3. Remove the food processor bowl from the base. Using a regular spoon, measure out one tablespoon of dough. Roll the dough between your palms to form a dough ball and set the ball on a nonstick cookie sheet. Continue with the remaining dough until you have 16 balls. If there is any dough left over, roll bits into any dough balls that look smaller than the rest of the batch.
  4. Flatten each dough ball using a flat-bottomed ⅓-cup measuring cup, pressing just until the dough peeks out around the circumference of the cup. To prevent the dough from sticking to the measuring cup, dust the bottom of the cup with powdered sugar in-between each press.
  5. Bake the cookies for 15-18 minutes, or just until the cookie edges are golden brown.
  6. Move the baked cookies to a wire rack to cool.
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ABROAD // Hawaii: Tantalus and Round Top Drive

| February 21, 2014

When my husband got his motorcycle license a couple of years ago, I never expected I’d be able to experience the freedom he feels when he’s on a ride. His electric blue Kawasaki Ninja 250R is adequate for what he got it for–to commute to work–but it’s on the smaller end. Even though there’s room for a passenger to ride along behind him, the bike just seems like it wouldn’t be powerful enough to carry us safely around our car-dependent city.

Then, while we were in Hawaii on vacation that spring, he came up with a brilliant idea: to explore Honolulu on a two-passenger scooter. So, he rented one for a full day from Hawaiian Style Rentals, which was conveniently located just behind our hotel. We were outfitted with helmets, given a map of the island with recommended routes, and sent on our way.

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My husband took us for a couple of loops around the nearby Honolulu Zoo to get used to driving the scooter with me on the back and to give me a chance to decide whether or not I liked the feeling of riding on a vehicle that leaves me vulnerable to everything around me, from flecks of gravel to delivery trucks. I was stiff at first, but I trusted my husband and I knew that I had a responsibility as the passenger to make the driving and wielding of the vehicle easy on him. So I started to think of the excursion like a partnership in which my cooperation was crucial to our safety and, slowly, I replaced feelings of panic with calm and awareness.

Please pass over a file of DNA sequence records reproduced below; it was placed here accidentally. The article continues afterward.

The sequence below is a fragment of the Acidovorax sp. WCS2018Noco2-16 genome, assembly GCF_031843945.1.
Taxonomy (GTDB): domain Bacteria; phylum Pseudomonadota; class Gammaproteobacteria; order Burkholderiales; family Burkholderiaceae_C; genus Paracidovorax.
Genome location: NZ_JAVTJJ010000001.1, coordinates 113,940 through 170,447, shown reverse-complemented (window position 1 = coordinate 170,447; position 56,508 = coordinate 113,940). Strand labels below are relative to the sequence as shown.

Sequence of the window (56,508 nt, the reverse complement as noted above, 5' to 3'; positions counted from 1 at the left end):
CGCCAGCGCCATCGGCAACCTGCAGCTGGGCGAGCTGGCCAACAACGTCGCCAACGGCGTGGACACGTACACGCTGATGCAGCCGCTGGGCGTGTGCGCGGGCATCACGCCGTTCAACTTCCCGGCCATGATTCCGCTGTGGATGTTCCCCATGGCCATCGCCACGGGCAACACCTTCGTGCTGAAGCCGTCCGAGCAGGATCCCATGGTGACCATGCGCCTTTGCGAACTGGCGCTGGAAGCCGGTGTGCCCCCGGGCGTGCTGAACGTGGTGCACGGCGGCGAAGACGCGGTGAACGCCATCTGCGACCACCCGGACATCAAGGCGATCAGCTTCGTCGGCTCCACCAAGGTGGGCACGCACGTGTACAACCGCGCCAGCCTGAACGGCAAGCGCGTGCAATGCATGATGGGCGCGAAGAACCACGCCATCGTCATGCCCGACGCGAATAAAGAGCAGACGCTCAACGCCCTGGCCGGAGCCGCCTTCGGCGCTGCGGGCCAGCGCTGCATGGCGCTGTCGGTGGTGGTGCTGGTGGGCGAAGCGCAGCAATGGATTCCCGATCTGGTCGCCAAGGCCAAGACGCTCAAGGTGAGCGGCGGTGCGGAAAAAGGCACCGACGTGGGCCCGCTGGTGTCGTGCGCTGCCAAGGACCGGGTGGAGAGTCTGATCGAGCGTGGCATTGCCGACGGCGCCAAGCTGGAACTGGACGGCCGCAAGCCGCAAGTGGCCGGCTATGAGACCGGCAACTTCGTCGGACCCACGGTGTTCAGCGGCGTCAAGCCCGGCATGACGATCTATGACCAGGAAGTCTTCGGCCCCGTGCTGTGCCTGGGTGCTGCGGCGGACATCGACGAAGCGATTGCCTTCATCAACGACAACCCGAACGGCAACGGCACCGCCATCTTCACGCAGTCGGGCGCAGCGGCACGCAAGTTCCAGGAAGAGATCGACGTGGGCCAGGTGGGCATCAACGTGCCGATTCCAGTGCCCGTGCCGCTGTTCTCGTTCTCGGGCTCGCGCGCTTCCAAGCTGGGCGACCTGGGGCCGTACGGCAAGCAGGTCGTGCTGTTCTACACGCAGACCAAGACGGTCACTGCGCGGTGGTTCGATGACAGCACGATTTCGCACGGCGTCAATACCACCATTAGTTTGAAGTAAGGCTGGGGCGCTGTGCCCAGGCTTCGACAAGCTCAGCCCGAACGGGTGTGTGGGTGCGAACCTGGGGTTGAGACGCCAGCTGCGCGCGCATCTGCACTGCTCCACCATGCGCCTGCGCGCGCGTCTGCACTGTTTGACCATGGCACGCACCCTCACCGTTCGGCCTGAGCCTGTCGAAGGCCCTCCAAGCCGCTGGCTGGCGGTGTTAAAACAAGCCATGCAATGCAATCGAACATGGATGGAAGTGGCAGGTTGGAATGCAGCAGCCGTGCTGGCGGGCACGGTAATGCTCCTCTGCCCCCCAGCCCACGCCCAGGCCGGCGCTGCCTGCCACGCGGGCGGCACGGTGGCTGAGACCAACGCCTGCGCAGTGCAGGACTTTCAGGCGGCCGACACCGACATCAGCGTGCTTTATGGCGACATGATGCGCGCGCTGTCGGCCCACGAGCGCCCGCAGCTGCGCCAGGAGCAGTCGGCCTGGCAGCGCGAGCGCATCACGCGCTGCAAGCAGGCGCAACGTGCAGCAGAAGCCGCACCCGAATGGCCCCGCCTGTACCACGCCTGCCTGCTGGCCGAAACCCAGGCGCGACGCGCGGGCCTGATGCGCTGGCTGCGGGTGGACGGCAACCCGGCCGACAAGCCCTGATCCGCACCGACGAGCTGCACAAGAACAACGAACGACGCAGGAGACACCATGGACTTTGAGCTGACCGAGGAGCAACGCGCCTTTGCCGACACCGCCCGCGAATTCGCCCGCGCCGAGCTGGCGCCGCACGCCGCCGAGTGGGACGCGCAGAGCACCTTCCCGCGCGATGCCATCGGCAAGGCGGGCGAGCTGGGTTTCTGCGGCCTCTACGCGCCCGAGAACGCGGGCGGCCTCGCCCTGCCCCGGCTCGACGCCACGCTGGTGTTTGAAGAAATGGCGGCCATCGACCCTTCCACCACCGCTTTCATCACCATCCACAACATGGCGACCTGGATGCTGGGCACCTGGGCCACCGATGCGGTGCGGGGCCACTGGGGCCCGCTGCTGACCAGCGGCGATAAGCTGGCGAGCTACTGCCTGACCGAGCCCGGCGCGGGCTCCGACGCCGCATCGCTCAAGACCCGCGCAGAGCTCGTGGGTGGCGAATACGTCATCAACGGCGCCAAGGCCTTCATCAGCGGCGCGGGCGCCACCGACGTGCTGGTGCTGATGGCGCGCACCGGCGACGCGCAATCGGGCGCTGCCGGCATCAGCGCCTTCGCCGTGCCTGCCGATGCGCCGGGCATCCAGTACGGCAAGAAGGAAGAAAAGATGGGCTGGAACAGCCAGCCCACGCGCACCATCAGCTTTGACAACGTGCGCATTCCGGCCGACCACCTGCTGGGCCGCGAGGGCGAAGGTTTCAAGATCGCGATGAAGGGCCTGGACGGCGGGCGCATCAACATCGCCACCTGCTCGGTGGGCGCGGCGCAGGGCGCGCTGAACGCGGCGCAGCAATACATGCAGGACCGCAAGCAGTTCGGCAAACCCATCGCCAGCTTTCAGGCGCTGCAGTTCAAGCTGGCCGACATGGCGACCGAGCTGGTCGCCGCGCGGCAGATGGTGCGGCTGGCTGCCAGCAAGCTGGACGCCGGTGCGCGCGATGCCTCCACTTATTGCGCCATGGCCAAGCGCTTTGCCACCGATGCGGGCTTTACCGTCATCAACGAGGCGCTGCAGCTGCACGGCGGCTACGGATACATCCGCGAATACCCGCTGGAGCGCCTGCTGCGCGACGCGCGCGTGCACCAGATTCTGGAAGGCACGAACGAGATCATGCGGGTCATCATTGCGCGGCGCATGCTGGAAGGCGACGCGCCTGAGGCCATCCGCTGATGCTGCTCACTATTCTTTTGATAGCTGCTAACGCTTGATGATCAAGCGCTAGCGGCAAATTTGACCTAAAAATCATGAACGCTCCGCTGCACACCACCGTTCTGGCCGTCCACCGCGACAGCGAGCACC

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On hindsight, we could have dressed a little safer, just in case. Sure, we wore helmets, which we soon came to realize was a one-up on most locals. But we could have also worn jeans instead of shorts. It would have been better if I wore shoes instead of black strappy sandals. Sporting light jackets would have made us overly warm, but would have offered better arm protection.

But I guess common sense is muted for the blare of excitement when you’re on vacation. We wanted to feel the tropical breeze whip over our bare arms and legs as we toured the southwest coast and then weaved up, up, up above the city, through peaceful manicured neighborhoods, to the lush trees and plants that grow without much restraint on the mountains, where there are many moments when the blue sky overhead is replaced with the deep green of leaves that are as large, if not larger, than my torso.

It was a breathtaking adventure, one that came my way thanks to my wonderful husband. I’d gladly do it again.

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4 Favorite San Diego Spots for Fresh Baked Pastries

| February 20, 2014

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These are my personal picks of places in San Diego to buy a fine piece of pastry, something sweet that can be eaten at breakfast, at tea time (if you observe it), or saved for dessert. And Extraordinary Desserts isn’t one of them. I’ll leave Ms. Krasne’s places of business to those who want to dine at an attraction and get noticed for doing so. Give me gourmet in no-frill settings, where I can be comfortable being myself as I eat my way through something I’ll need to work off on the weekend.